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Chinese wheat farmers expect prices to soar and hoard harvest

COVID and bad weather stoke food security fears despite government assurance

Public concern in China about food security has intensified since June this year amid the coronavirus pandemic and severe flooding.   © Reuters

China's farmers are hoarding more of their wheat harvest this year, as they expect prices to rise in light of severe summer floods and fallout from the coronavirus.

Farmers in the country's main wheat-growing regions sold 49.3 million tons of their crop for commercial use and to state reserves as of Aug. 31, 20% less than in the same period last year, according to government data. Within that total, sales to the National Food and Strategic Reserves Administration, which stockpiles and manages the country's strategic food reserves, sank by almost 70% to 6.2 million tons. Wheat purchased by market participants such as mills accounted for about 86% of the 202 total, up from 70% last year, Xinhua News Agency reported on Aug. 14.

Public concern about food security has intensified this year amid the pandemic and severe flooding that has hit large swathes of farmland since June. Speculation that shortages of basic foodstuffs like rice and wheat could emerge has sent prices soaring even as government officials sought to reassure people that the country is self-sufficient in staple crops and that recent price fluctuations in the grain market are temporary.

"As state purchases of wheat dropped this year, market purchases accounted for a higher portion, increasingly becoming the main channel of wheat purchases," said Tang Ke, a senior official at the Ministry of Agriculture and Rural Affairs, at a news conference on Aug. 26.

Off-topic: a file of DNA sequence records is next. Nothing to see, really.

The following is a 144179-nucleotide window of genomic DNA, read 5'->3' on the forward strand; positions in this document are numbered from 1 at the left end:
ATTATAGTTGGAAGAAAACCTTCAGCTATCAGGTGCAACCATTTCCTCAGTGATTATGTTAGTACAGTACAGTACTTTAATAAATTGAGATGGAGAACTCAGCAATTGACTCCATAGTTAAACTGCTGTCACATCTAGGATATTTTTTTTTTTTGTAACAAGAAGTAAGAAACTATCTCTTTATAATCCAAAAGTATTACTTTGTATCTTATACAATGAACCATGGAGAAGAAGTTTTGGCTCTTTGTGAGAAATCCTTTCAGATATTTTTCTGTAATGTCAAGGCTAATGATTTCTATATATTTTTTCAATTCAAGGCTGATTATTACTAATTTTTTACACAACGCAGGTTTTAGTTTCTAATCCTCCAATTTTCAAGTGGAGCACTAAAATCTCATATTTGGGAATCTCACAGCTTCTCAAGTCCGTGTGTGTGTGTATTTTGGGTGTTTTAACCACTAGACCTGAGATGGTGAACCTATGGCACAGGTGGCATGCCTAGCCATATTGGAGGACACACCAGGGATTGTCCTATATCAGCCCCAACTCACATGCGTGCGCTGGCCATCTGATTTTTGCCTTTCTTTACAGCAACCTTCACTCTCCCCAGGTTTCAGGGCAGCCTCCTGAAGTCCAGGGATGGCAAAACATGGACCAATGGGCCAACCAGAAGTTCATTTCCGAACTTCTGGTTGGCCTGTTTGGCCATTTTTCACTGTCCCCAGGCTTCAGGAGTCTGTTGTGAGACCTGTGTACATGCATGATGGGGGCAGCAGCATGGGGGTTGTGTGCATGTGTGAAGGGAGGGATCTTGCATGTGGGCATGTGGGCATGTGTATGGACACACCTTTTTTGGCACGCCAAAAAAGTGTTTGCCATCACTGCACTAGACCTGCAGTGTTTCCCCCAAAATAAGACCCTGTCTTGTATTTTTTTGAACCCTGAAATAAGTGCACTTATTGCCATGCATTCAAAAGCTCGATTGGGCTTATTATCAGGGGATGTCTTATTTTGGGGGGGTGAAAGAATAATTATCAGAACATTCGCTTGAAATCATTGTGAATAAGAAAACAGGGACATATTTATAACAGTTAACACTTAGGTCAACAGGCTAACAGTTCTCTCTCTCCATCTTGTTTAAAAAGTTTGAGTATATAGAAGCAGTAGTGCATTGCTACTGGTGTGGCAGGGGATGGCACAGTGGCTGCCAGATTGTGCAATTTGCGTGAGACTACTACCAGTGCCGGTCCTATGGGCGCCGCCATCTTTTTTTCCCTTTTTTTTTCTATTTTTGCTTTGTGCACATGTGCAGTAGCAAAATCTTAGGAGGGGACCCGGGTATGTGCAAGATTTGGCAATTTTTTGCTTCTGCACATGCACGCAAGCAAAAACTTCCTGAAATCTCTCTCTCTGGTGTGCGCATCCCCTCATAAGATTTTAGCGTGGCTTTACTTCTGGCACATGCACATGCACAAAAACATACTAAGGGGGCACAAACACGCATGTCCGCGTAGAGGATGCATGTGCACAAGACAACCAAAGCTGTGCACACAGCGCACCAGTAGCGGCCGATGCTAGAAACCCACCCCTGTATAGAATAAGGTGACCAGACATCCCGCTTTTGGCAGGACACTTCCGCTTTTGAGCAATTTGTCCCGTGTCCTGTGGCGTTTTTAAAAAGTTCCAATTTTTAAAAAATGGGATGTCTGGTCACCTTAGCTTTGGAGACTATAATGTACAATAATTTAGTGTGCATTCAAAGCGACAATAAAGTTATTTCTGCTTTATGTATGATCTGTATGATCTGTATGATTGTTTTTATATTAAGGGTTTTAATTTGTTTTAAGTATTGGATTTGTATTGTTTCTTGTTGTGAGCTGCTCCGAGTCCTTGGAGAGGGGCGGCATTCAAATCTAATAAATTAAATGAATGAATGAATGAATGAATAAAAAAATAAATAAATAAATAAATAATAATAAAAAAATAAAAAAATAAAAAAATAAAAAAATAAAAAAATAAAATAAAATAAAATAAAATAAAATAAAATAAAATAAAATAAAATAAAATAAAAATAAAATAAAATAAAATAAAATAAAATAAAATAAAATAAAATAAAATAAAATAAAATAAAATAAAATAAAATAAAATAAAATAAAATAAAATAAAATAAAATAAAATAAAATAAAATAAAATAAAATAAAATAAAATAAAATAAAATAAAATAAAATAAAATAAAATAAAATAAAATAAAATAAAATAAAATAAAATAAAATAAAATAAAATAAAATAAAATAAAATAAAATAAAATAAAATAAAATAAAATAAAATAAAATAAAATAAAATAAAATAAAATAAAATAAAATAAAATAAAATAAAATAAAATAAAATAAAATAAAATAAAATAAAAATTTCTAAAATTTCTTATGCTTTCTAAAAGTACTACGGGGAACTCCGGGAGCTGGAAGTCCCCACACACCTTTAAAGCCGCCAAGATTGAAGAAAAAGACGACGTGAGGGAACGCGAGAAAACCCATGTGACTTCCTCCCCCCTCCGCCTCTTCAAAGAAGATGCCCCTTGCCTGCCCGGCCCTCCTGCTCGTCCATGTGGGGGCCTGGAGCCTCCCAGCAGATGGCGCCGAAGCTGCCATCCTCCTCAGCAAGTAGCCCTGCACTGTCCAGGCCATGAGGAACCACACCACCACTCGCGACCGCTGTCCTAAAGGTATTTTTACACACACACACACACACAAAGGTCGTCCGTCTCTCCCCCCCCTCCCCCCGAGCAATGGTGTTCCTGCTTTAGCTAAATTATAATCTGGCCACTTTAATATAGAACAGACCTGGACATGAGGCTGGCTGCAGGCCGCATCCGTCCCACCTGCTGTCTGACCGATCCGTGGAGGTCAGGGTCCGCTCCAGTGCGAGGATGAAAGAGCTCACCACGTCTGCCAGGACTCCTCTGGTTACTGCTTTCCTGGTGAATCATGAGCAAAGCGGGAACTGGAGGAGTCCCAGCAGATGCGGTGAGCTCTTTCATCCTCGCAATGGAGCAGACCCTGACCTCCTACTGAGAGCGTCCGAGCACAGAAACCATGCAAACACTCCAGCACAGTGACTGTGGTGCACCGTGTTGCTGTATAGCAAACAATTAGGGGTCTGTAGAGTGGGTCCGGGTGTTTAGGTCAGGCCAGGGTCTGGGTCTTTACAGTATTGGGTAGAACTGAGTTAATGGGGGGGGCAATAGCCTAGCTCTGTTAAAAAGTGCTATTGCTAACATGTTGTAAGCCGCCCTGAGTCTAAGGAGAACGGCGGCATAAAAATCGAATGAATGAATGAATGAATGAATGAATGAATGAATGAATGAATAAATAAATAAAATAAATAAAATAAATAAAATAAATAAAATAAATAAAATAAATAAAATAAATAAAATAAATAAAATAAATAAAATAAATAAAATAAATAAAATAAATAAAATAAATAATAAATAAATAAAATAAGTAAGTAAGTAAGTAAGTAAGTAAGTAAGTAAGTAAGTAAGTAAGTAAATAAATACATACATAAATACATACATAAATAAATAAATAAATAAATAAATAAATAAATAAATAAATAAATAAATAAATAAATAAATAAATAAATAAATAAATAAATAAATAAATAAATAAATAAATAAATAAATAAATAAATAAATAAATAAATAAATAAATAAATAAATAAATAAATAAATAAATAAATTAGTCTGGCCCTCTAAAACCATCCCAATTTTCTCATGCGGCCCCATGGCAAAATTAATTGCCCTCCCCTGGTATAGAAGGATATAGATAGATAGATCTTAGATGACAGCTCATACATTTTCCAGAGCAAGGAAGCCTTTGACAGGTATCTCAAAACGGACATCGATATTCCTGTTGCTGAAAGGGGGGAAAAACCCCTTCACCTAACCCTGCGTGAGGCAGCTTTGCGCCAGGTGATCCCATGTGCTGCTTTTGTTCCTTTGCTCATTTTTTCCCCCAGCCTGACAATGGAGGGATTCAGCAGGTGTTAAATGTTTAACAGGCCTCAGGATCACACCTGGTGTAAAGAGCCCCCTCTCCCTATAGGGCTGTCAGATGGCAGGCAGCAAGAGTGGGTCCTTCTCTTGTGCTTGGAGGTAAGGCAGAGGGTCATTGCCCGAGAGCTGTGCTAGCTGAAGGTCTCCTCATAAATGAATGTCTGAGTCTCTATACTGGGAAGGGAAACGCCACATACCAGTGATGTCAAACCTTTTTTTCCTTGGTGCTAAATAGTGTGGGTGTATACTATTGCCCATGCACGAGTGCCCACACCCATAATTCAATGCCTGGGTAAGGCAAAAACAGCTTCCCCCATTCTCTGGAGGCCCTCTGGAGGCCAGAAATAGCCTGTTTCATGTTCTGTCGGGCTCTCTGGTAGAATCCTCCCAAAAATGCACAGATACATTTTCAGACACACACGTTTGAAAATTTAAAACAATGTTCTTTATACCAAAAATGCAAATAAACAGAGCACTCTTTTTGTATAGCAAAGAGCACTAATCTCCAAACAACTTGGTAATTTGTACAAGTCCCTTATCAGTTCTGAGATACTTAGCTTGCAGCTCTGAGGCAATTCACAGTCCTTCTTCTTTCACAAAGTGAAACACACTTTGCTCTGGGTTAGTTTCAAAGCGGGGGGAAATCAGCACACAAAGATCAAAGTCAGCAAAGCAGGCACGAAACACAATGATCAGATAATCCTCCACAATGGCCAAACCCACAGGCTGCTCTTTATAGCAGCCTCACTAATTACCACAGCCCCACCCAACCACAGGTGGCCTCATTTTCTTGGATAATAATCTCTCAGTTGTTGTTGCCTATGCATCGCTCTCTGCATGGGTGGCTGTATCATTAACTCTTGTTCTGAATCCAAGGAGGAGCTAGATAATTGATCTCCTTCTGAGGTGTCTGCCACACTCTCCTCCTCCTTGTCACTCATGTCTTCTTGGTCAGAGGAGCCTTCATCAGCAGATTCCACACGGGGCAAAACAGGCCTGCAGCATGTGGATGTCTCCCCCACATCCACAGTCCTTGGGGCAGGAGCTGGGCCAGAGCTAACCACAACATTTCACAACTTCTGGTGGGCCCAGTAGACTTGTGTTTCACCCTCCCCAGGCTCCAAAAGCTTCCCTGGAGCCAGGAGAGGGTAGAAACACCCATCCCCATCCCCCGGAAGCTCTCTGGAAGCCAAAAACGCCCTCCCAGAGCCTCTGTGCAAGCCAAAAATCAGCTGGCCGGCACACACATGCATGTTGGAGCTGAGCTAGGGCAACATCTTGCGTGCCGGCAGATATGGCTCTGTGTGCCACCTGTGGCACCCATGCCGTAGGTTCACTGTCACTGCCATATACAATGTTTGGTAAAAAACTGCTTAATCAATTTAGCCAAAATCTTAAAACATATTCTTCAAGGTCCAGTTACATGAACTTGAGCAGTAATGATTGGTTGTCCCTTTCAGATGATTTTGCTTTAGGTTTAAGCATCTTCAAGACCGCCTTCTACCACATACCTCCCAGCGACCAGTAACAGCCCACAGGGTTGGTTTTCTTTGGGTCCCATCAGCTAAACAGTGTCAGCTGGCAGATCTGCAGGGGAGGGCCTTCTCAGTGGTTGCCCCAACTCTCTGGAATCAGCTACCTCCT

Since 2006, the government has purchased wheat at annually state-set prices to ensure that any large decline in market prices would not discourage farmers from growing. When market prices are low, farmers can opt to sell more of their crop to state purchasers to support their income.

Watching and waiting

Currently, the market price for medium-quality wheat from China's major growing regions is around 2,421 yuan ($354) per ton. This compares with the minimum state purchase price of 2,240 yuan, according to government data. For high-quality wheat, the market price is around 2,440 yuan to 2,460 yuan per ton, compared with the state purchase price of 2,320 yuan, according to commodity research company Sublime China Information Co. Ltd.

Market prices have risen sharply since July amid widespread flooding and an increase in the price of corn, which has prompted many farmers to switch to wheat to feed their animals, adding to demand for the grain. The Zhengzhou grain wholesale market, located in the wheat-producing province of Henan in central China, saw high-quality wheat prices up 6.6% on year in July.

With farmers expecting further price increases, they are less interested in selling, instead preferring to wait for more money, according to multiple sources -- including farmers, grain traders and heads of flour mills.

However, some industry participants do not see prices rising much further. One insider told Caixin that flour mills will find it difficult to accept further increases while Tang, the agriculture ministry official, said that pressure on wheat prices will moderate as the jump in corn costs gradually eases.

China had a record wheat harvest this summer, with output increasing by 756,000 tons on year, or 0.6%, despite a 1.2% decline in planted acreage, according to data released by the National Bureau of Statistics.

Nevertheless, production in Henan, which accounts for nearly 30% of the country's wheat output, may have declined due to natural disasters, including a cold wave and drought that hit the southern part of the province earlier this year, industry insiders said. Official data shows that as of Aug. 5, the state purchased 9.1 million tons of wheat in the province, a year-on-year decline of 5.4 million tons -- the biggest drop of all major wheat-growing regions.

"Previously, we could harvest at least over 2,700 kilograms per acre, but this year we only had about 2,120 kilograms," a farmer in southern Henan Province told Caixin. One grain merchant in the area said he purchased less than 1,000 tons of wheat, half as much as in 2019, as many farmers saw declines in wheat production due to bad weather.


Read also the original story. is the English-language online news portal of Chinese financial and business news media group Caixin. Nikkei recently agreed with the company to exchange articles in English.

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